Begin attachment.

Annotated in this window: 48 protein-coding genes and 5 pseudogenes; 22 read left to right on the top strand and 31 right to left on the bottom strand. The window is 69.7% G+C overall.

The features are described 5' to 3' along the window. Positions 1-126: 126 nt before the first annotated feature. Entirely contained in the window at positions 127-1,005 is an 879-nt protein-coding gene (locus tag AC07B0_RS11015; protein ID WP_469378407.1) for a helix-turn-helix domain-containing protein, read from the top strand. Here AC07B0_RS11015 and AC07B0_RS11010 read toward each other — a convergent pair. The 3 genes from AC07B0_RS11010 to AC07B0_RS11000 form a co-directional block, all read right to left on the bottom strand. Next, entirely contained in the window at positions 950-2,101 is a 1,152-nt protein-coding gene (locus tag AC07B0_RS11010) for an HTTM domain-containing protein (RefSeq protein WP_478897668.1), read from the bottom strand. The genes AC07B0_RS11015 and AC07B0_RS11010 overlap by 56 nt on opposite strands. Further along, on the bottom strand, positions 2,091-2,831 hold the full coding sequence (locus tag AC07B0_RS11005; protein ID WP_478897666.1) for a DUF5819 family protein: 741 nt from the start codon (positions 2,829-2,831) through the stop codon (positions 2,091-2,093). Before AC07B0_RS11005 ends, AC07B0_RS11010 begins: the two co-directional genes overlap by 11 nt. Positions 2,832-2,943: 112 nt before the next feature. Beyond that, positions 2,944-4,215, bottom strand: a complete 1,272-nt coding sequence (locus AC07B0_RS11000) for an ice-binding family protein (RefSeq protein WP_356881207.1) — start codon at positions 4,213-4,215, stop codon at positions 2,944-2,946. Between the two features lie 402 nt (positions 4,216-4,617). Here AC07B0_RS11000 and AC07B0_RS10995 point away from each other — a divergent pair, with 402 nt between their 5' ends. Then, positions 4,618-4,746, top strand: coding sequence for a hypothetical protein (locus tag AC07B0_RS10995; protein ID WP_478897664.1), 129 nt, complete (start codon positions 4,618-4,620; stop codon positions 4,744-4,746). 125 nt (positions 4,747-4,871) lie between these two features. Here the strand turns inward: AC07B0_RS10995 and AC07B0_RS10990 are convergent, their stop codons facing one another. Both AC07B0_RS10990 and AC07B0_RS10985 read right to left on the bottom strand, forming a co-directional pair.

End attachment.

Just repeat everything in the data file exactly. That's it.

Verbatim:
Annotated in this window: 48 protein-coding genes and 5 pseudogenes; 22 read left to right on the top strand and 31 right to left on the bottom strand. The window is 69.7% G+C overall.

The features are described 5' to 3' along the window. Positions 1-126: 126 nt before the first annotated feature. Entirely contained in the window at positions 127-1,005 is an 879-nt protein-coding gene (locus tag AC07B0_RS11015; protein ID WP_469378407.1) for a helix-turn-helix domain-containing protein, read from the top strand. Here AC07B0_RS11015 and AC07B0_RS11010 read toward each other — a convergent pair. The 3 genes from AC07B0_RS11010 to AC07B0_RS11000 form a co-directional block, all read right to left on the bottom strand. Next, entirely contained in the window at positions 950-2,101 is a 1,152-nt protein-coding gene (locus tag AC07B0_RS11010) for an HTTM domain-containing protein (RefSeq protein WP_478897668.1), read from the bottom strand. The genes AC07B0_RS11015 and AC07B0_RS11010 overlap by 56 nt on opposite strands. Further along, on the bottom strand, positions 2,091-2,831 hold the full coding sequence (locus tag AC07B0_RS11005; protein ID WP_478897666.1) for a DUF5819 family protein: 741 nt from the start codon (positions 2,829-2,831) through the stop codon (positions 2,091-2,093). Before AC07B0_RS11005 ends, AC07B0_RS11010 begins: the two co-directional genes overlap by 11 nt. Positions 2,832-2,943: 112 nt before the next feature. Beyond that, positions 2,944-4,215, bottom strand: a complete 1,272-nt coding sequence (locus AC07B0_RS11000) for an ice-binding family protein (RefSeq protein WP_356881207.1) — start codon at positions 4,213-4,215, stop codon at positions 2,944-2,946. Between the two features lie 402 nt (positions 4,216-4,617). Here AC07B0_RS11000 and AC07B0_RS10995 point away from each other — a divergent pair, with 402 nt between their 5' ends. Then, positions 4,618-4,746, top strand: coding sequence for a hypothetical protein (locus tag AC07B0_RS10995; protein ID WP_478897664.1), 129 nt, complete (start codon positions 4,618-4,620; stop codon positions 4,744-4,746). 125 nt (positions 4,747-4,871) lie between these two features. Here the strand turns inward: AC07B0_RS10995 and AC07B0_RS10990 are convergent, their stop codons facing one another. Both AC07B0_RS10990 and AC07B0_RS10985 read right to left on the bottom strand, forming a co-directional pair.